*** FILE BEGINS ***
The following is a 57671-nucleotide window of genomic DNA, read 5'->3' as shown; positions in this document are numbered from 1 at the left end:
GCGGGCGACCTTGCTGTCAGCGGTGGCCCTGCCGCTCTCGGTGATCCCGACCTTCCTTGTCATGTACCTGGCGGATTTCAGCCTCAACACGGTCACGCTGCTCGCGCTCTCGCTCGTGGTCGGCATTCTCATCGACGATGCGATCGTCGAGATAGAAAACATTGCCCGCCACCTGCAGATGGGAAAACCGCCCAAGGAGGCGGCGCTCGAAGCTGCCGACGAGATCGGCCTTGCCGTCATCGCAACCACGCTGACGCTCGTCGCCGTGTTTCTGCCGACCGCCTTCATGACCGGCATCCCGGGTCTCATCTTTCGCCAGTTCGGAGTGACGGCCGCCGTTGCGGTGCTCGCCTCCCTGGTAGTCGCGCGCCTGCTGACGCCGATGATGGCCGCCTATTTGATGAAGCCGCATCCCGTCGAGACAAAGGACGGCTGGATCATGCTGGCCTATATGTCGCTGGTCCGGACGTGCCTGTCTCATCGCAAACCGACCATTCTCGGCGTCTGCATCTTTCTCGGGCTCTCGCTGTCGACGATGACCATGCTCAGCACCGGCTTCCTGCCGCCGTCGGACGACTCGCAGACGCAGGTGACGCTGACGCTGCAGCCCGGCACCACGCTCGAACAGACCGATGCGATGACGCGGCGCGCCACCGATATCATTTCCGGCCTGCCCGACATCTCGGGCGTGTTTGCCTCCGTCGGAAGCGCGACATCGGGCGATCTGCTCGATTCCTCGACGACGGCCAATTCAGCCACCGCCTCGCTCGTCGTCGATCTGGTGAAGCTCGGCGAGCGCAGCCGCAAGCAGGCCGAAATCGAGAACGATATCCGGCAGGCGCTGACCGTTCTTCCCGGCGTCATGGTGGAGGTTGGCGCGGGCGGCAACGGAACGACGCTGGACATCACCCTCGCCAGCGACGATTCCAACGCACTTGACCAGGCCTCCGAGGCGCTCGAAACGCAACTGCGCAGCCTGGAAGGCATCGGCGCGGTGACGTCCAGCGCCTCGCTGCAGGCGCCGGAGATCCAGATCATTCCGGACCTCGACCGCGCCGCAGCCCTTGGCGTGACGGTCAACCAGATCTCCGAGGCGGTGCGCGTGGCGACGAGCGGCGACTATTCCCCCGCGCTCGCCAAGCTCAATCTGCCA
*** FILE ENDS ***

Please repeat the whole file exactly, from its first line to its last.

The following is a 57671-nucleotide window of genomic DNA, read 5'->3' as shown; positions in this document are numbered from 1 at the left end:
GCGGGCGACCTTGCTGTCAGCGGTGGCCCTGCCGCTCTCGGTGATCCCGACCTTCCTTGTCATGTACCTGGCGGATTTCAGCCTCAACACGGTCACGCTGCTCGCGCTCTCGCTCGTGGTCGGCATTCTCATCGACGATGCGATCGTCGAGATAGAAAACATTGCCCGCCACCTGCAGATGGGAAAACCGCCCAAGGAGGCGGCGCTCGAAGCTGCCGACGAGATCGGCCTTGCCGTCATCGCAACCACGCTGACGCTCGTCGCCGTGTTTCTGCCGACCGCCTTCATGACCGGCATCCCGGGTCTCATCTTTCGCCAGTTCGGAGTGACGGCCGCCGTTGCGGTGCTCGCCTCCCTGGTAGTCGCGCGCCTGCTGACGCCGATGATGGCCGCCTATTTGATGAAGCCGCATCCCGTCGAGACAAAGGACGGCTGGATCATGCTGGCCTATATGTCGCTGGTCCGGACGTGCCTGTCTCATCGCAAACCGACCATTCTCGGCGTCTGCATCTTTCTCGGGCTCTCGCTGTCGACGATGACCATGCTCAGCACCGGCTTCCTGCCGCCGTCGGACGACTCGCAGACGCAGGTGACGCTGACGCTGCAGCCCGGCACCACGCTCGAACAGACCGATGCGATGACGCGGCGCGCCACCGATATCATTTCCGGCCTGCCCGACATCTCGGGCGTGTTTGCCTCCGTCGGAAGCGCGACATCGGGCGATCTGCTCGATTCCTCGACGACGGCCAATTCAGCCACCGCCTCGCTCGTCGTCGATCTGGTGAAGCTCGGCGAGCGCAGCCGCAAGCAGGCCGAAATCGAGAACGATATCCGGCAGGCGCTGACCGTTCTTCCCGGCGTCATGGTGGAGGTTGGCGCGGGCGGCAACGGAACGACGCTGGACATCACCCTCGCCAGCGACGATTCCAACGCACTTGACCAGGCCTCCGAGGCGCTCGAAACGCAACTGCGCAGCCTGGAAGGCATCGGCGCGGTGACGTCCAGCGCCTCGCTGCAGGCGCCGGAGATCCAGATCATTCCGGACCTCGACCGCGCCGCAGCCCTTGGCGTGACGGTCAACCAGATCTCCGAGGCGGTGCGCGTGGCGACGAGCGGCGACTATTCCCCCGCGCTCGCCAAGCTCAATCTGCCA